[show abstract] [hide abstract]
ABSTRACT: Neuronal networks originating in the hypothalamic arcuate nucleus (Arc) play a fundamental role in controlling energy balance. In the Arc, neuropeptide Y (NPY)-producing neurons stimulate food intake, whereas neurons releasing the proopiomelanocortin (POMC)-derived peptide α-melanocyte-stimulating hormone (α-MSH) strongly decrease food intake. There is growing evidence to suggest that apelin and its receptor may play a role in the central control of food intake, and both are concentrated in the Arc. We investigated the presence of apelin and its receptor in Arc NPY- and POMC-containing neurons and the effects of apelin on α-MSH release in the hypothalamus. We showed, by immunofluorescence and confocal microscopy, that apelin-immunoreactive (IR) neuronal cell bodies were distributed throughout the rostrocaudal extent of the Arc and that apelin was strongly colocalized with POMC, but weakly colocalized with NPY. However, there were numerous NPY-IR nerve fibers close to the apelin-IR neuronal cell bodies. By combining in situ hybridization with immunohistochemistry, we demonstrated the presence of apelin receptor mRNA in Arc POMC neurons. Moreover, using a perifusion technique for hypothalamic explants, we demonstrated that apelin-17 (K17F) increased α-MSH release, suggesting that apelin released somato-dendritically or axonally from POMC neurons may stimulate α-MSH release in an autocrine manner. Consistent with these data, hypothalamic apelin levels were found to be higher in obese db/db mice and fa/fa Zucker rats than in wild-type animals. These findings support the hypothesis that central apelin is involved in regulating body weight and feeding behavior through the direct stimulation of α-MSH release.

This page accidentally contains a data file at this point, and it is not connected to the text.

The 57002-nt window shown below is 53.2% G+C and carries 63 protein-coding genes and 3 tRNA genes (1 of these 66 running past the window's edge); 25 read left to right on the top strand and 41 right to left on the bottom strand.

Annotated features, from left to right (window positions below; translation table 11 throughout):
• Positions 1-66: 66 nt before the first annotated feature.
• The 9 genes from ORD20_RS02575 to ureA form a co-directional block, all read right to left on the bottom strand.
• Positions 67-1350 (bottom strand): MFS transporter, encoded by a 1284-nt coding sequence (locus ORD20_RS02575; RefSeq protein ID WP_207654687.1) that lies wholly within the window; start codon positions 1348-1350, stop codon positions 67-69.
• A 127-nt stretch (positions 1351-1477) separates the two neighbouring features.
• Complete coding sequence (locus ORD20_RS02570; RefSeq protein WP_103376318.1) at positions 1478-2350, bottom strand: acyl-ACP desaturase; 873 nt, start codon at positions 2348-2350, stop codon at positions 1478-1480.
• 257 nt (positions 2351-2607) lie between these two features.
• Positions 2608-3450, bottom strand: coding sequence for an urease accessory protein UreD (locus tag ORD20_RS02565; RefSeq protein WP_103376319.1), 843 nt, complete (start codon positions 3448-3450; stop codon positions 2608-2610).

AJP Endocrinology and Metabolism 08/2011; 301(5):E955-66. · 4.51 Impact Factor